Democratic Wives Stress Roots
GARDNER, Mass. (AP) _ Hadassah Lieberman underscored her Jewish faith and the diversity of the Democratic presidential ticket during a return trip to her hometown Thursday _ her first campaign event apart from her husband.
Mrs. Lieberman, wife of Sen. Joseph Lieberman, the Democrats’ choice for vice president, saluted this central Massachusetts city of 22,000, where her father once was a rabbi, as a place ``that respected others that were not exactly like them.″
Campaigning with Tipper Gore, wife of Democratic ticket leader Vice President Al Gore, Mrs. Lieberman waved and blew a kiss toward a mostly Christian crowd of several hundred on the front lawn of an elementary school. She graduated there in 1966, when it was Gardner High School. A huge sign welcomed her home.
Her late father Samuel, who fled Czechoslovakia during the Holocaust, brought the family to this old industrial town because it had an opening for rabbi.
Mrs. Lieberman, who was born in a Prague refugee camp, was 3 when the family came to Gardner. Her mother Ella, a concentration camp survivor, and her brother, Ari, joined her Thursday.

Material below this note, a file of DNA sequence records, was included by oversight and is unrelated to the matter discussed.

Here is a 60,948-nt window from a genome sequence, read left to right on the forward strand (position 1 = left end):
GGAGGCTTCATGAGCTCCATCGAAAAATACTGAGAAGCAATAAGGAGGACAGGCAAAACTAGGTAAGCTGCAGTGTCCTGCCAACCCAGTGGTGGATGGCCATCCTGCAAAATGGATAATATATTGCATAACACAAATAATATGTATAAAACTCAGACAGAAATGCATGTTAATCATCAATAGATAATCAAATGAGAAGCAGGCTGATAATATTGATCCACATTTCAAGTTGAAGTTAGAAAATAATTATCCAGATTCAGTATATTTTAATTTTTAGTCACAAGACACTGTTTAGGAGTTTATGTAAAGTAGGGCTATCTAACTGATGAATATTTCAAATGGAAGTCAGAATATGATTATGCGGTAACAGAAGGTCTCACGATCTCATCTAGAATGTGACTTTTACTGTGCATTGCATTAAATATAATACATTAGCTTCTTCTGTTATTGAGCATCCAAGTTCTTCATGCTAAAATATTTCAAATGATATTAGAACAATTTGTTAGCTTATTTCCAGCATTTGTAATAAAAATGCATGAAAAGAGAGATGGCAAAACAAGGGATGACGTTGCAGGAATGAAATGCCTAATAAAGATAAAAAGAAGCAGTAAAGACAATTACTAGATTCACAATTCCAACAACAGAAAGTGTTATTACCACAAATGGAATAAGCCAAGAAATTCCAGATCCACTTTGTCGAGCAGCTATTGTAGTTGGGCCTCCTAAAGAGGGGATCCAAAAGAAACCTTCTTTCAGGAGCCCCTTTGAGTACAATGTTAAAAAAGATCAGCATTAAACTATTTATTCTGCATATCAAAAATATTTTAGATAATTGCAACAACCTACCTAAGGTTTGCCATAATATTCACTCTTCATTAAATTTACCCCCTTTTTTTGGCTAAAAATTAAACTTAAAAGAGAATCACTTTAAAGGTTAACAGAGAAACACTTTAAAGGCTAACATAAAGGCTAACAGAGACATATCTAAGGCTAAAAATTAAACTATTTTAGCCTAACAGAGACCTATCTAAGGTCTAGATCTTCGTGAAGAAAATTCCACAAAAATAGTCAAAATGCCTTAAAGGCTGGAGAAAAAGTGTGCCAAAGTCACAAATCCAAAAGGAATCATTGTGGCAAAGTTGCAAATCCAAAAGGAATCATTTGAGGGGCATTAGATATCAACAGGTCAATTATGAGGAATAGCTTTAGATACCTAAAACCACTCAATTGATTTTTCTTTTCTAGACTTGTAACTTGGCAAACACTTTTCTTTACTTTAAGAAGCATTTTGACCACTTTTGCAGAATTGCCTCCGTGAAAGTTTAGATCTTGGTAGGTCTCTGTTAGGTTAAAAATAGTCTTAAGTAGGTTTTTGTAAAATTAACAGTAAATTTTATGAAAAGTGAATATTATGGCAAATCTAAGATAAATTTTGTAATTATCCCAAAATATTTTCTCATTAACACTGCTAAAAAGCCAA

``She represents immigrants coming to America and being welcomed by communities such as this one,″ Mrs. Gore said. ``We all know our country is stronger because of our diversity.″
Democratic Rep. John Olver said Lieberman’s presence on the ticket moves the country closer to a time when any American can end up in the White House.
Phyllis Lakin of Gardner, a childhood friend of Mrs. Lieberman, said most voters will look beyond the Lieberman family’s religion. ``When all the furor wears off, I do believe this country is great enough and magnanimous enough to see the man.″
Frank Hirons, whose daughter went to school with Mrs. Lieberman, also said their faith ``will absolutely be a nonevent in the campaign.″
``It seems like in this wonderful country of ours, we should be beyond that,″ said Eveline Beauregard, a Roman Catholic who was the family’s next-door neighbor.
Some said they were not surprised that Mrs. Lieberman and her husband were the ones breaking a barrier as a Jewish couple in a campaign for the White House. They recalled that Mrs. Lieberman was an honors student, a talented actress and winner of a political essay contest.
``She never sought the limelight, but the limelight found her,″ said Mary Walsh Glotch, a classmate.
There were some critics too.
Several dozen workers from H&R 1871, a Gardner shotgun maker, carried protest signs nearby. They said the Clinton-Gore administration is partly to blame for municipal lawsuits accusing their company and other gunmakers of inadequate safety.
A Republican in the crowd, Bruce Seibert, hoisted portraits of the wives of the two Republican candidates, George W. Bush and Dick Cheney. ``Some people are affected by the wives more than by the candidates,″ he said.
The two Democrats’ wives delivered the same message later to a crowd of about 600 at the University of Toledo in Ohio.